After the presentation in my social media class on podcasts, I decided to download the program Audacity to see if I could teach myself a few things with the audio editing program. I’ve used the video-editing program, Final Cut Pro, in the past, so I assumed the learning curve for using an audio-editing program wouldn’t be too dreadfully steep.
The installation process is easy, along with knowing how to access the different areas of the program. I read through the FAQ on the Audacity website to get a grasp on what exactly the entire system is. At first glance, the system reminds me of the other freeware program Gimp. Gimp is a photo-editing tool, similar to Photoshop, that is unique for offering an intricate program that rivals high dollar photo programs. Audacity strikes me as having that same high quality at no cost.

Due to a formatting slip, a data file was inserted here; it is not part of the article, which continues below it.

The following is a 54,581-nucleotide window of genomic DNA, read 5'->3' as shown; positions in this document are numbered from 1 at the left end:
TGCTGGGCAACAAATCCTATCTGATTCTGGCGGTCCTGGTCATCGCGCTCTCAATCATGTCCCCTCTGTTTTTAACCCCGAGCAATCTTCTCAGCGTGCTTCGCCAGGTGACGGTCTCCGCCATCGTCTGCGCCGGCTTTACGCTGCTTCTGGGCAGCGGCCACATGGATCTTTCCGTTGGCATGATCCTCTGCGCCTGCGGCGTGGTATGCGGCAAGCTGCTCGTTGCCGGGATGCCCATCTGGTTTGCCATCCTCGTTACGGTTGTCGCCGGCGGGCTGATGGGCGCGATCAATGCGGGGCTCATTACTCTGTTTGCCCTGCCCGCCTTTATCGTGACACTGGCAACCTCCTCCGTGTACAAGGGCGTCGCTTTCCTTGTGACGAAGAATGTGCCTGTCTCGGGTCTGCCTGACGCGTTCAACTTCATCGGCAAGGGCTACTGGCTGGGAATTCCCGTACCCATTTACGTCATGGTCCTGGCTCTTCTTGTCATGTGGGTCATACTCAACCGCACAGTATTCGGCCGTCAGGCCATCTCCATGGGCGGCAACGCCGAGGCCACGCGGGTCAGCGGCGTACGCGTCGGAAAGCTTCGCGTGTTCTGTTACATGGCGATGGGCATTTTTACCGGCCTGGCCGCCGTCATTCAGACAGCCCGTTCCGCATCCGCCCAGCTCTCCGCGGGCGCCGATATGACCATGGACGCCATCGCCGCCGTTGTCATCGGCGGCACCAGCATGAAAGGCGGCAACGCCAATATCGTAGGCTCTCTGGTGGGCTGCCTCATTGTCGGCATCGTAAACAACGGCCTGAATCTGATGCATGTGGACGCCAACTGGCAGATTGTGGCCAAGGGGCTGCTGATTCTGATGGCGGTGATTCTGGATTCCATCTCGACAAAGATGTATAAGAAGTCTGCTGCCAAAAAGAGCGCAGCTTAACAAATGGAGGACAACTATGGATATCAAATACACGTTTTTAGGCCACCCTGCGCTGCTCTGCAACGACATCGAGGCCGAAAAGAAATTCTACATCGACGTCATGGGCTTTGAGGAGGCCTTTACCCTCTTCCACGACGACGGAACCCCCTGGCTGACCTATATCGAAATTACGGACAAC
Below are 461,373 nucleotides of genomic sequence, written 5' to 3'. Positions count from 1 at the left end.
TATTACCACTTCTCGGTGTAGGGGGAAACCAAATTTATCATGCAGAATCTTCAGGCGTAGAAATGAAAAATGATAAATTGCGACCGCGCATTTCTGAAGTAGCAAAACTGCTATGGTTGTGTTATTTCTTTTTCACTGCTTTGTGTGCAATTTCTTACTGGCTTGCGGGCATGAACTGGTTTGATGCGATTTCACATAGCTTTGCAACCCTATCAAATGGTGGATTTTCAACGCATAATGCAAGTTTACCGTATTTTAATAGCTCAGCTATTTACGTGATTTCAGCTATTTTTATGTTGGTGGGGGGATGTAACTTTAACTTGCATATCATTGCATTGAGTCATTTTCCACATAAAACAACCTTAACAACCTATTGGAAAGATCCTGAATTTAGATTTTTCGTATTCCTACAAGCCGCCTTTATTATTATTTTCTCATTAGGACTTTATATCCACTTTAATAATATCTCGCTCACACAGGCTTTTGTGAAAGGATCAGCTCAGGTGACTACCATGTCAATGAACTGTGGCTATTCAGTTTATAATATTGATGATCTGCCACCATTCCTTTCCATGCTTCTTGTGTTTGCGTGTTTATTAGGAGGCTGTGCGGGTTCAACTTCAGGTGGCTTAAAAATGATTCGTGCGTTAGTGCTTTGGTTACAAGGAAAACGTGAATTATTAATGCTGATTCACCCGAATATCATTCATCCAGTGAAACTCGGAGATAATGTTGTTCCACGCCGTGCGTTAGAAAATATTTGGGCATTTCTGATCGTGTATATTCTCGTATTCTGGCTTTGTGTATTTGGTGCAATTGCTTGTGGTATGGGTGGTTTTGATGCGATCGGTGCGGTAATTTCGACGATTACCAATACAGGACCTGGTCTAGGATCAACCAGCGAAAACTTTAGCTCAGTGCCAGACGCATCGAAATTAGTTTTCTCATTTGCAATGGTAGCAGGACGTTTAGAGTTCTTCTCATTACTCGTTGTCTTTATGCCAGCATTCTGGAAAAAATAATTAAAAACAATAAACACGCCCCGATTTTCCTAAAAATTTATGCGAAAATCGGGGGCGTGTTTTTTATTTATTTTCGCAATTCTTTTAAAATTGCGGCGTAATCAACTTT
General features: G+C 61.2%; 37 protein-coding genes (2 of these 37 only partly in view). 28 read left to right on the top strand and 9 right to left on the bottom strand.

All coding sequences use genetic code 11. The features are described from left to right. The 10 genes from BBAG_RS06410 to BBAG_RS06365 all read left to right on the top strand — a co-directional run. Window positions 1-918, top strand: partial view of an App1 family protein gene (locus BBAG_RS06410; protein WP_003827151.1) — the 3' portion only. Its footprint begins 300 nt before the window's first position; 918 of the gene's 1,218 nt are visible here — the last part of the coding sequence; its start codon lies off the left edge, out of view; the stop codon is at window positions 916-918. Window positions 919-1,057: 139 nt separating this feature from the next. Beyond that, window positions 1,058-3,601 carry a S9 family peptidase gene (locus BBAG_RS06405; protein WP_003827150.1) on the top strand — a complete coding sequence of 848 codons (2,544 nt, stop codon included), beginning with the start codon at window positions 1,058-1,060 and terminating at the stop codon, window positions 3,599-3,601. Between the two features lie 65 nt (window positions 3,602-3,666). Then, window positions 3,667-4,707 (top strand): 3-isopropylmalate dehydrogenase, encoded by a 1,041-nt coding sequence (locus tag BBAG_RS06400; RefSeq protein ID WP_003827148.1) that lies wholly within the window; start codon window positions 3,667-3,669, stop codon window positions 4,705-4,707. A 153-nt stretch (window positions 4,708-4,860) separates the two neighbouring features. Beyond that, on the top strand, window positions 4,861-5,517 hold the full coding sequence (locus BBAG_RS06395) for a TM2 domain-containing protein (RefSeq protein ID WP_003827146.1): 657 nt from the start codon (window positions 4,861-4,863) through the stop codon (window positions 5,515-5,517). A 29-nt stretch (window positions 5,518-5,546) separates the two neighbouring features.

A simple Google search for Audacity tutorials provided me with a great how-to video on Audacity for recording podcasts. My MacBook has also made a recording setup easy, as it already features a built-in microphone. Here is an example of what the main screen looks like after I uploaded an MP3 file from my iTunes.
After fiddling around for an hour or so, I found the system easy to use. I can’t do any complex tasks yet, but tasks, such as cutting audio files and restructuring, are simple to learn. Using Audacity is much easier to learn than using Final Cut Pro, simply because I don’t have to make sure the audio syncs with any other data information. I would include an example of my audio work, but I don’t think my skills are good enough yet for it to be worth anyone’s time to listen. For anyone looking for more information on the tutorial, I would examine this website and download the Audacity program. I highly recommend at least giving the program a try. It costs nothing, is easy to learn and you will learn a beneficial skill to add to your public relations toolbox.